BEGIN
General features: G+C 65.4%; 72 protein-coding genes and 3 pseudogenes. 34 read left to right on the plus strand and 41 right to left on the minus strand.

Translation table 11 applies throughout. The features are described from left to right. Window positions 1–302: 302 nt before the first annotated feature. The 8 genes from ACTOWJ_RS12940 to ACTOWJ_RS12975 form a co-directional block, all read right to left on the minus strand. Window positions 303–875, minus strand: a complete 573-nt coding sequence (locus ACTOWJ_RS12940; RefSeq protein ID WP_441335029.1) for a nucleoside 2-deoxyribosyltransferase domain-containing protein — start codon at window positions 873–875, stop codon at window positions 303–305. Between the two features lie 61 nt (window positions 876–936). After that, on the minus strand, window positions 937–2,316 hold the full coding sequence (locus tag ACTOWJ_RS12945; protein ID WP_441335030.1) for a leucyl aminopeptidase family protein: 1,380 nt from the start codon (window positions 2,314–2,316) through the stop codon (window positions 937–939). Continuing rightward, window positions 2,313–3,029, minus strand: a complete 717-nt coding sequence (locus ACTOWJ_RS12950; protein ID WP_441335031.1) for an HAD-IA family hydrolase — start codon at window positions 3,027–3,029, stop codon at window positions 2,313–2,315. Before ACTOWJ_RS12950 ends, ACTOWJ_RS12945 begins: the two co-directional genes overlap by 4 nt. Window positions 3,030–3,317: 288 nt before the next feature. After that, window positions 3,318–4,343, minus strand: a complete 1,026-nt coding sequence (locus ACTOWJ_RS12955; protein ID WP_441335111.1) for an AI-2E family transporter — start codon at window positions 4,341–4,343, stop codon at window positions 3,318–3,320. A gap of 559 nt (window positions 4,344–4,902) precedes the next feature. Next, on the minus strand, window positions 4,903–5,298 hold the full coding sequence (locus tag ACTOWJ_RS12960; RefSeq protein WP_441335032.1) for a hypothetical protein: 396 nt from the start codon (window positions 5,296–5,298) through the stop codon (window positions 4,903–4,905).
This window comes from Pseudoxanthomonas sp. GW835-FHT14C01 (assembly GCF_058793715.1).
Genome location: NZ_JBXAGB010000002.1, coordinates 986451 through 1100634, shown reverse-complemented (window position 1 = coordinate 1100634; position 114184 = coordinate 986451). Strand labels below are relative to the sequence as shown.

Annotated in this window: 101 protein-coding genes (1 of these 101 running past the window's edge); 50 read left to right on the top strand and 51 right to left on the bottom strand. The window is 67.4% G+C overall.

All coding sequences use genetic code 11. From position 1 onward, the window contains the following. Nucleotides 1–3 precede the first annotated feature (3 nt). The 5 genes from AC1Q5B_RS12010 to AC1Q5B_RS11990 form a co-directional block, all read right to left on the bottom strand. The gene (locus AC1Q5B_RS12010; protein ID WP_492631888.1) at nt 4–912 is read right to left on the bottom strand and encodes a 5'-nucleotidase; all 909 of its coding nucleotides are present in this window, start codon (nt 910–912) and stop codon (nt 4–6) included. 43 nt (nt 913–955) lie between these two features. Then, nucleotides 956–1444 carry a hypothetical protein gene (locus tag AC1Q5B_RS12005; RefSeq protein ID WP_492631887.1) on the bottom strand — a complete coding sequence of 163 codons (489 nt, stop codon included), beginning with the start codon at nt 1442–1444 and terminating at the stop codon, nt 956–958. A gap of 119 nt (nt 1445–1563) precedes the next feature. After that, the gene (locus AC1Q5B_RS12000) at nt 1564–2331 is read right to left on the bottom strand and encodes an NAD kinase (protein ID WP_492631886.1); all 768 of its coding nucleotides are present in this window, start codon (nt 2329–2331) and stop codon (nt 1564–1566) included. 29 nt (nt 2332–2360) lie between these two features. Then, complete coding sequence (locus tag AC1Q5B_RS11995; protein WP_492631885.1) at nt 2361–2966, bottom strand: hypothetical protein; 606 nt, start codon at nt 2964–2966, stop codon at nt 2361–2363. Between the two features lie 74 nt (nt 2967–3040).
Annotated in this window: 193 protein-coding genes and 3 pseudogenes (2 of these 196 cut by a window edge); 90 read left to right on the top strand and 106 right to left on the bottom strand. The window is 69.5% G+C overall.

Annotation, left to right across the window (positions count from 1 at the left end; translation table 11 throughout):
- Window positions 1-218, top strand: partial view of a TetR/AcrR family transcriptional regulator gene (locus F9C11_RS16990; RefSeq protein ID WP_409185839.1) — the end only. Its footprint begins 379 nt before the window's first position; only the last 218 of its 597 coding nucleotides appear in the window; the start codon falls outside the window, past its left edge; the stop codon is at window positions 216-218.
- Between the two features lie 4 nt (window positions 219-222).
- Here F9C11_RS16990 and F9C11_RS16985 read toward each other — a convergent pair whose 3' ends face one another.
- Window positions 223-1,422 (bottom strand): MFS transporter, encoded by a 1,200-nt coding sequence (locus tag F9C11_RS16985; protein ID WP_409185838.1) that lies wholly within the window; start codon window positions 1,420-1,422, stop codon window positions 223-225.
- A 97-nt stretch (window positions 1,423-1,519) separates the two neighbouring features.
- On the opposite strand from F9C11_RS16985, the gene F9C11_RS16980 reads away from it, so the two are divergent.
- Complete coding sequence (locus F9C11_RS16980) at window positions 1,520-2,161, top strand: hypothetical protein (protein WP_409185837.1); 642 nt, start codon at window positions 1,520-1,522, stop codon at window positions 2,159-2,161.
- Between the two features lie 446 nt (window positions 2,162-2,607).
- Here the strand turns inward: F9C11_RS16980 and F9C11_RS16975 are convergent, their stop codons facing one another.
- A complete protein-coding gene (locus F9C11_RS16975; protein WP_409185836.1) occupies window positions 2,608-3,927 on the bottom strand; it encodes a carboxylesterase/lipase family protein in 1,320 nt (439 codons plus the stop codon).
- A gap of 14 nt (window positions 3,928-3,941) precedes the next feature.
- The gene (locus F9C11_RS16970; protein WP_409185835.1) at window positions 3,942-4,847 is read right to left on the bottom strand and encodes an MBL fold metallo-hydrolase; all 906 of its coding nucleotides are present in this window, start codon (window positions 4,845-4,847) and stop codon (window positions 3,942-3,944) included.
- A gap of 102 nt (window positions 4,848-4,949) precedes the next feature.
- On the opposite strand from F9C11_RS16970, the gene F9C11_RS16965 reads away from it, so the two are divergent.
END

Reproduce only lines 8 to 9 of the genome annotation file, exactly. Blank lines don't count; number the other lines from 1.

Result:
Annotation, left to right across the window (positions count from 1 at the left end; translation table 11 throughout):
- Window positions 1-218, top strand: partial view of a TetR/AcrR family transcriptional regulator gene (locus F9C11_RS16990; RefSeq protein ID WP_409185839.1) — the end only. Its footprint begins 379 nt before the window's first position; only the last 218 of its 597 coding nucleotides appear in the window; the start codon falls outside the window, past its left edge; the stop codon is at window positions 216-218.